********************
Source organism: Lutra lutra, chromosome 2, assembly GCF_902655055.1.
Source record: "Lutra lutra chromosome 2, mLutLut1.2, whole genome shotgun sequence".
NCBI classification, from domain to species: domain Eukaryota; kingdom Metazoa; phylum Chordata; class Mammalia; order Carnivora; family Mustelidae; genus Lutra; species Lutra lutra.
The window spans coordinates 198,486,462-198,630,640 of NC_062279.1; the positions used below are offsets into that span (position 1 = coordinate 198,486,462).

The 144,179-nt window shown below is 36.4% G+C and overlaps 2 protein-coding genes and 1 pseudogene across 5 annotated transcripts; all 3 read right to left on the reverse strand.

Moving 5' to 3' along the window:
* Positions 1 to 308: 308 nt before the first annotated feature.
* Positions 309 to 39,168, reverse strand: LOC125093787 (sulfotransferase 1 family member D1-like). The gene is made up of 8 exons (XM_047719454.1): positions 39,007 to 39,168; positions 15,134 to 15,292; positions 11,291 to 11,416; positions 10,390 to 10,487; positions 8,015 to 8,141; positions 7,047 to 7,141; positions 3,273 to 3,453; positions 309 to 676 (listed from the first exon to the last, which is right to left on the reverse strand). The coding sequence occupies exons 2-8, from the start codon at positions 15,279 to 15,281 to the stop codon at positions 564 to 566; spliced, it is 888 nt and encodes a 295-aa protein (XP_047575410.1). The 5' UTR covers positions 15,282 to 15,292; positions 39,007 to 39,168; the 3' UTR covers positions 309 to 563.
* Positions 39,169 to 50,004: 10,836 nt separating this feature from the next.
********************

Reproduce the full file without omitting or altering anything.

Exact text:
Source organism: Lutra lutra, chromosome 2, assembly GCF_902655055.1.
Source record: "Lutra lutra chromosome 2, mLutLut1.2, whole genome shotgun sequence".
NCBI classification, from domain to species: domain Eukaryota; kingdom Metazoa; phylum Chordata; class Mammalia; order Carnivora; family Mustelidae; genus Lutra; species Lutra lutra.
The window spans coordinates 198,486,462-198,630,640 of NC_062279.1; the positions used below are offsets into that span (position 1 = coordinate 198,486,462).

The 144,179-nt window shown below is 36.4% G+C and overlaps 2 protein-coding genes and 1 pseudogene across 5 annotated transcripts; all 3 read right to left on the reverse strand.

Moving 5' to 3' along the window:
* Positions 1 to 308: 308 nt before the first annotated feature.
* Positions 309 to 39,168, reverse strand: LOC125093787 (sulfotransferase 1 family member D1-like). The gene is made up of 8 exons (XM_047719454.1): positions 39,007 to 39,168; positions 15,134 to 15,292; positions 11,291 to 11,416; positions 10,390 to 10,487; positions 8,015 to 8,141; positions 7,047 to 7,141; positions 3,273 to 3,453; positions 309 to 676 (listed from the first exon to the last, which is right to left on the reverse strand). The coding sequence occupies exons 2-8, from the start codon at positions 15,279 to 15,281 to the stop codon at positions 564 to 566; spliced, it is 888 nt and encodes a 295-aa protein (XP_047575410.1). The 5' UTR covers positions 15,282 to 15,292; positions 39,007 to 39,168; the 3' UTR covers positions 309 to 563.
* Positions 39,169 to 50,004: 10,836 nt separating this feature from the next.